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Review Under Way After Bystanders Hit During Police-Involved Shooting Outside Port Authority

NEW YORK (CBSNewYork)  - Officials are taking a close look at Saturday night's police-involved shooting that left two bystanders wounded.

As WCBS 880's Paul Murnane reported, police sources said Glenn Broadnax told investigators he was on a death mission as he stumbled into traffic outside the Port Authority Bus Terminal around 10 p.m. on Saturday.

Broadnax, 35, wandered through traffic and pointed his fingers at police like a gun, 1010 WINS' Steve Sandberg reported.

Review Under Way After Bystanders Hit During Police-Involved Shooting Outside Port Authority

In response, two officers fired a total of three shots, which all missed the emotionally disturbed Brooklyn man who was about 20 feet away but struck two female bystanders.

John Jay College of Criminal Justice professor Maki Haberfeld said the department will evaluate the officers' training and disciplinary records. As a matter of practice, the department always reviews police-involved shootings.

She said recent incidents, like the brutal deadly attack on a soldier in London, serve as a reminder that police officers are on high alert for dangerous individuals.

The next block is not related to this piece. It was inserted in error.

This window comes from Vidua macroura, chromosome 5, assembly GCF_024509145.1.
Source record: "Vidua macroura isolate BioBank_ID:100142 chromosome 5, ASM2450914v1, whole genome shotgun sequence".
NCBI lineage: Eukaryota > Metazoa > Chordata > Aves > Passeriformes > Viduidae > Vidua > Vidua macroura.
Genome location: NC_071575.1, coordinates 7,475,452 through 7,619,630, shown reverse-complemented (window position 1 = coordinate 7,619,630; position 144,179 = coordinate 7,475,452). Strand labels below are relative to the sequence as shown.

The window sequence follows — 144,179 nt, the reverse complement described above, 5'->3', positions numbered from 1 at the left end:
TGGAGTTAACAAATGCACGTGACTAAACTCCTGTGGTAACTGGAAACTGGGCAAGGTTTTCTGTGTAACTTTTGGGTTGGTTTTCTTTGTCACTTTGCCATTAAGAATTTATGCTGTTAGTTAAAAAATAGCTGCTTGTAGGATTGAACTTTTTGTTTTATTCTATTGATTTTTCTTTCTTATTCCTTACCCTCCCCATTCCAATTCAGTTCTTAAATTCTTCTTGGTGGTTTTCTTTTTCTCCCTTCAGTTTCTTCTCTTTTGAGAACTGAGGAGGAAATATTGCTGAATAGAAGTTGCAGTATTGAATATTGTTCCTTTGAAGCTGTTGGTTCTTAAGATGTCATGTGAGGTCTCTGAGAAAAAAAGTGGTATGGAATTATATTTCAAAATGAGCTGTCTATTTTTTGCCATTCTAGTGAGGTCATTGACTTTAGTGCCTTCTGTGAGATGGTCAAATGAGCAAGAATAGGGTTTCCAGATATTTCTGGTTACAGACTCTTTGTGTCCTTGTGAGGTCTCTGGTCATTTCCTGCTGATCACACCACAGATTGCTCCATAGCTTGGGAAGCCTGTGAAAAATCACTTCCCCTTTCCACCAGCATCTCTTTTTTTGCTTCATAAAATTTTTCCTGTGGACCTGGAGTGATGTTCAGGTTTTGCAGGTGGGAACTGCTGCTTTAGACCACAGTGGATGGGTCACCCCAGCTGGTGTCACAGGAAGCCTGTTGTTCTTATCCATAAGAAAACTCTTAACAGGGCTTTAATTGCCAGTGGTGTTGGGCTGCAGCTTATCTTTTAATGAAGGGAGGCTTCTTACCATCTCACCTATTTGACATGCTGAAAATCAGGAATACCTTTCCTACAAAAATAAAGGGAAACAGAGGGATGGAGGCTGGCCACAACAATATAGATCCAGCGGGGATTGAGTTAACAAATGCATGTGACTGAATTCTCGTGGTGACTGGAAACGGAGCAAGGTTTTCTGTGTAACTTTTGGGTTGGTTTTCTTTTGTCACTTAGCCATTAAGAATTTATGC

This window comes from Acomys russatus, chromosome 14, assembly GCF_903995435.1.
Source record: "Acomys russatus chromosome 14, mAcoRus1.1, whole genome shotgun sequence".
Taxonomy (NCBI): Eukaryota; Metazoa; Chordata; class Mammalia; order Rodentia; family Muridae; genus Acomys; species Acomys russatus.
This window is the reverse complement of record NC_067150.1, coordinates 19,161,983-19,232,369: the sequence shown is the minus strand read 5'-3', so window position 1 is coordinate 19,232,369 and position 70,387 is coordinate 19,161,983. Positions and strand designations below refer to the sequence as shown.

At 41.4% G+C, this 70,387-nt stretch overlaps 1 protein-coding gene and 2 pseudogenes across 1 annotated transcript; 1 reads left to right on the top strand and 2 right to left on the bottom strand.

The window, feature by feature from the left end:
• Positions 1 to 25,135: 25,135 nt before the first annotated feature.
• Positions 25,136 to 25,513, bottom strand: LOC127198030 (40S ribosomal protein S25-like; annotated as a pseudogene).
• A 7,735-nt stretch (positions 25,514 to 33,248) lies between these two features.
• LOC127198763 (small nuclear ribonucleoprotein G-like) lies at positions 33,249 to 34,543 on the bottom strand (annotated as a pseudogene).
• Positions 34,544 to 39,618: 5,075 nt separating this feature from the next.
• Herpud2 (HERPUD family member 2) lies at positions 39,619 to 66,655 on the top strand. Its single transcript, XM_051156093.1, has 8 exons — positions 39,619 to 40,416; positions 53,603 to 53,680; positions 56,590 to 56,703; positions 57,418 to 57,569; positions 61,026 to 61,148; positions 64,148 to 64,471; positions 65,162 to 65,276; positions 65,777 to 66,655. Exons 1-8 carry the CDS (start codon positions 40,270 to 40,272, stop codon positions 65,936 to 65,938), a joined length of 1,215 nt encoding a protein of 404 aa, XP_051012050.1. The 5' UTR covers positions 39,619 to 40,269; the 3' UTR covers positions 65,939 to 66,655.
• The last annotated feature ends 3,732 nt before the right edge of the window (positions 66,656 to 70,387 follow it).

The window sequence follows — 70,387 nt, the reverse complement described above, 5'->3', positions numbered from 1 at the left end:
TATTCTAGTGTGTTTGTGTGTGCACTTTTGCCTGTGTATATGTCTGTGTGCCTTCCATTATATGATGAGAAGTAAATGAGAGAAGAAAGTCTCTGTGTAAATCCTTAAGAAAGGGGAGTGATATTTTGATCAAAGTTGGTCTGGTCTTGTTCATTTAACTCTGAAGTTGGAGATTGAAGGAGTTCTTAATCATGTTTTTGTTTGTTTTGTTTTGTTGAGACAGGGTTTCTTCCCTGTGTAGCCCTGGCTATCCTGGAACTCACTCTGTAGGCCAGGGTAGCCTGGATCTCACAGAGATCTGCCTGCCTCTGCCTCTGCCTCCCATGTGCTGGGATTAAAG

Review Under Way After Bystanders Hit During Police-Involved Shooting Outside Port Authority

"Believe me, this is the biggest nightmare of any police officer: to be forced to shoot in a crowded situation. That's something that no police officer ever wants to be part of," Haberfeld told Murnane. "It's hard to expect police officers to be able to diagnose the person who behaves in an erratic manner -- 'oh, this is just somebody who has some emotional or mental problems' as opposed to somebody who is going to push a button and explode themselves."

In a statement issued Monday, the NYPD reiterated that officers are authorized to use deadly physical force when they reasonably believe they must do so to protect themselves or another person or persons present from imminent death or serious physical injury.

However, some residents said they feel police overreacted particularly because the incident happened on a busy street.

"I feel what they did was reckless," one person said. "They should be suspended for that."

"If the perp didn't have no gun, why are you taking out a gun and shooting?" another added.

"Forty-second and Eighth Avenue is like New Year's Eve, so common sense says you don't pull your gun on something like that," Times Square resident Tom McCabe told CBS 2's Tony Aiello.

The responding officers have been on the force for a year and a half and three years, police commissioner Ray Kelly said.

The officers involved in Saturday's incident have been placed on administrative duty while the investigation is being conducted, Aiello reported.

In August 2012, nine people were injured from bullets fired by police in a confrontation with a gunman near the Empire State Building. They were hit by stray bullets, ricochets and fragments, suffering non-life-threatening gunshot and graze wounds. Officials at the time defended the officers' decision to fire on a street crowded with people.